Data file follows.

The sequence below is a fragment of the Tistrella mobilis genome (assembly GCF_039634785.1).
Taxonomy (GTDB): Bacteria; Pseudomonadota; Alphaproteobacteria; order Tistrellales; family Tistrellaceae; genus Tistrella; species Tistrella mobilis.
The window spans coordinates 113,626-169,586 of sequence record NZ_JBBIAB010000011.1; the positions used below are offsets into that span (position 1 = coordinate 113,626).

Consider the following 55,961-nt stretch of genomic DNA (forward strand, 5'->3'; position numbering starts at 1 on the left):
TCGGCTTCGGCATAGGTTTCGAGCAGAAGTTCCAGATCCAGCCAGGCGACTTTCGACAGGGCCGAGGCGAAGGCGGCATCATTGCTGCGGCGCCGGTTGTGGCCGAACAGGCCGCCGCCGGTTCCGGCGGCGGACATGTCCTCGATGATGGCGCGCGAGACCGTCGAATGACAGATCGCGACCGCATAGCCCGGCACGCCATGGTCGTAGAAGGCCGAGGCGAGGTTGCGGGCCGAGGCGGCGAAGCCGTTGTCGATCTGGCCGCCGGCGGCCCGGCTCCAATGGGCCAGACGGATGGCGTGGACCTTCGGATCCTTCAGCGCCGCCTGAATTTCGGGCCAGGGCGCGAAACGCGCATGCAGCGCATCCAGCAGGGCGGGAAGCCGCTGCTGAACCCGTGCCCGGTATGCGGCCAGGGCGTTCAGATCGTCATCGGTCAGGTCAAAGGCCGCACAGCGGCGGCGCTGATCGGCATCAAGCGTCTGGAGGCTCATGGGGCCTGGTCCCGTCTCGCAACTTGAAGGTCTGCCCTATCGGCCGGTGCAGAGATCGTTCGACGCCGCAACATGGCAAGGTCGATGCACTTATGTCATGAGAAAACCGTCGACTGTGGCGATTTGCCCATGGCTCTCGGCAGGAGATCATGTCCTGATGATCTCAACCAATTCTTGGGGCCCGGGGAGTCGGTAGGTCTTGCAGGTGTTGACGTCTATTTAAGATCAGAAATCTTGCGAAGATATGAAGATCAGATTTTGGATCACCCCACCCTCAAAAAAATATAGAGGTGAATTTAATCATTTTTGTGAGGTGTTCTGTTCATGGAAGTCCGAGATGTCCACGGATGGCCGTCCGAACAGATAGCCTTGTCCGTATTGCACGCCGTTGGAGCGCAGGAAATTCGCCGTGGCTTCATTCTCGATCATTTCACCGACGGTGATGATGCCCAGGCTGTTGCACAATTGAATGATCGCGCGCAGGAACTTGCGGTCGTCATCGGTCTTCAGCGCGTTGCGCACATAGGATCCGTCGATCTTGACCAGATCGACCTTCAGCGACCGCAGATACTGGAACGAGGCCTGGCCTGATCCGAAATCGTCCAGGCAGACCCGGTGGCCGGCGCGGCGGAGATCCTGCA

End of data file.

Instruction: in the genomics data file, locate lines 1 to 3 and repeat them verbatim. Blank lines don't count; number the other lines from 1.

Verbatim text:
The sequence below is a fragment of the Tistrella mobilis genome (assembly GCF_039634785.1).
Taxonomy (GTDB): Bacteria; Pseudomonadota; Alphaproteobacteria; order Tistrellales; family Tistrellaceae; genus Tistrella; species Tistrella mobilis.
The window spans coordinates 113,626-169,586 of sequence record NZ_JBBIAB010000011.1; the positions used below are offsets into that span (position 1 = coordinate 113,626).